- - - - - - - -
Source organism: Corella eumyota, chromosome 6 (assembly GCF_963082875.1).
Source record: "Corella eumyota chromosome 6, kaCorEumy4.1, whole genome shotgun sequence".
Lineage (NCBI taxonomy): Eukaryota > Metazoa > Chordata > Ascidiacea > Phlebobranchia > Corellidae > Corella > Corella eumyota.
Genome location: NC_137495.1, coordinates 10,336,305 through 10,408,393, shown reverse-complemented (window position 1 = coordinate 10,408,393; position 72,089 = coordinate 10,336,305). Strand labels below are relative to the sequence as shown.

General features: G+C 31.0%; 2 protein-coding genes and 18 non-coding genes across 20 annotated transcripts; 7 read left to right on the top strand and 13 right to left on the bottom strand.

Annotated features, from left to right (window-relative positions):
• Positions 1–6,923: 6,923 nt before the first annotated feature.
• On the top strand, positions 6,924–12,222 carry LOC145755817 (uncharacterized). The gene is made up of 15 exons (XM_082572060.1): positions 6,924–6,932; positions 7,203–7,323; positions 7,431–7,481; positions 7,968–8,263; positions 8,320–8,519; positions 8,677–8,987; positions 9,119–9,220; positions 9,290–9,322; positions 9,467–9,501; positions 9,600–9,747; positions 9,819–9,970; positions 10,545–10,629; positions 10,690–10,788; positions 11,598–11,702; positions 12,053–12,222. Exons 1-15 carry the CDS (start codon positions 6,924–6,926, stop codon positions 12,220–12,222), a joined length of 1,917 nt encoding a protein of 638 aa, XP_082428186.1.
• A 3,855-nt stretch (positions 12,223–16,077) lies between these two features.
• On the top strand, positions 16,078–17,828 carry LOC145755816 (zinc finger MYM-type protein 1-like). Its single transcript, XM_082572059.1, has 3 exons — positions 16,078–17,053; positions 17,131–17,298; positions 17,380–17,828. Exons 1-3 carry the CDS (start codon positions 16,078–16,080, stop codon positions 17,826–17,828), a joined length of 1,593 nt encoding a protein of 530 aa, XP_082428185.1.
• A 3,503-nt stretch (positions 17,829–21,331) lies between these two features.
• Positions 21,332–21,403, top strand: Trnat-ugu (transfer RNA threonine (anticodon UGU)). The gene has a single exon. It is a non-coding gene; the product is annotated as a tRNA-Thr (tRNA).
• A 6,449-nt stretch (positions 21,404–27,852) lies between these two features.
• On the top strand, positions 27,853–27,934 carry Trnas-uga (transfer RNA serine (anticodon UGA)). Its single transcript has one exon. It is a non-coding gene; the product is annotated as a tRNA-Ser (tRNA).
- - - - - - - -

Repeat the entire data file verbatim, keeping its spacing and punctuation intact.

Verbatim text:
Source organism: Corella eumyota, chromosome 6 (assembly GCF_963082875.1).
Source record: "Corella eumyota chromosome 6, kaCorEumy4.1, whole genome shotgun sequence".
Lineage (NCBI taxonomy): Eukaryota > Metazoa > Chordata > Ascidiacea > Phlebobranchia > Corellidae > Corella > Corella eumyota.
Genome location: NC_137495.1, coordinates 10,336,305 through 10,408,393, shown reverse-complemented (window position 1 = coordinate 10,408,393; position 72,089 = coordinate 10,336,305). Strand labels below are relative to the sequence as shown.

General features: G+C 31.0%; 2 protein-coding genes and 18 non-coding genes across 20 annotated transcripts; 7 read left to right on the top strand and 13 right to left on the bottom strand.

Annotated features, from left to right (window-relative positions):
• Positions 1–6,923: 6,923 nt before the first annotated feature.
• On the top strand, positions 6,924–12,222 carry LOC145755817 (uncharacterized). The gene is made up of 15 exons (XM_082572060.1): positions 6,924–6,932; positions 7,203–7,323; positions 7,431–7,481; positions 7,968–8,263; positions 8,320–8,519; positions 8,677–8,987; positions 9,119–9,220; positions 9,290–9,322; positions 9,467–9,501; positions 9,600–9,747; positions 9,819–9,970; positions 10,545–10,629; positions 10,690–10,788; positions 11,598–11,702; positions 12,053–12,222. Exons 1-15 carry the CDS (start codon positions 6,924–6,926, stop codon positions 12,220–12,222), a joined length of 1,917 nt encoding a protein of 638 aa, XP_082428186.1.
• A 3,855-nt stretch (positions 12,223–16,077) lies between these two features.
• On the top strand, positions 16,078–17,828 carry LOC145755816 (zinc finger MYM-type protein 1-like). Its single transcript, XM_082572059.1, has 3 exons — positions 16,078–17,053; positions 17,131–17,298; positions 17,380–17,828. Exons 1-3 carry the CDS (start codon positions 16,078–16,080, stop codon positions 17,826–17,828), a joined length of 1,593 nt encoding a protein of 530 aa, XP_082428185.1.
• A 3,503-nt stretch (positions 17,829–21,331) lies between these two features.
• Positions 21,332–21,403, top strand: Trnat-ugu (transfer RNA threonine (anticodon UGU)). The gene has a single exon. It is a non-coding gene; the product is annotated as a tRNA-Thr (tRNA).
• A 6,449-nt stretch (positions 21,404–27,852) lies between these two features.
• On the top strand, positions 27,853–27,934 carry Trnas-uga (transfer RNA serine (anticodon UGA)). Its single transcript has one exon. It is a non-coding gene; the product is annotated as a tRNA-Ser (tRNA).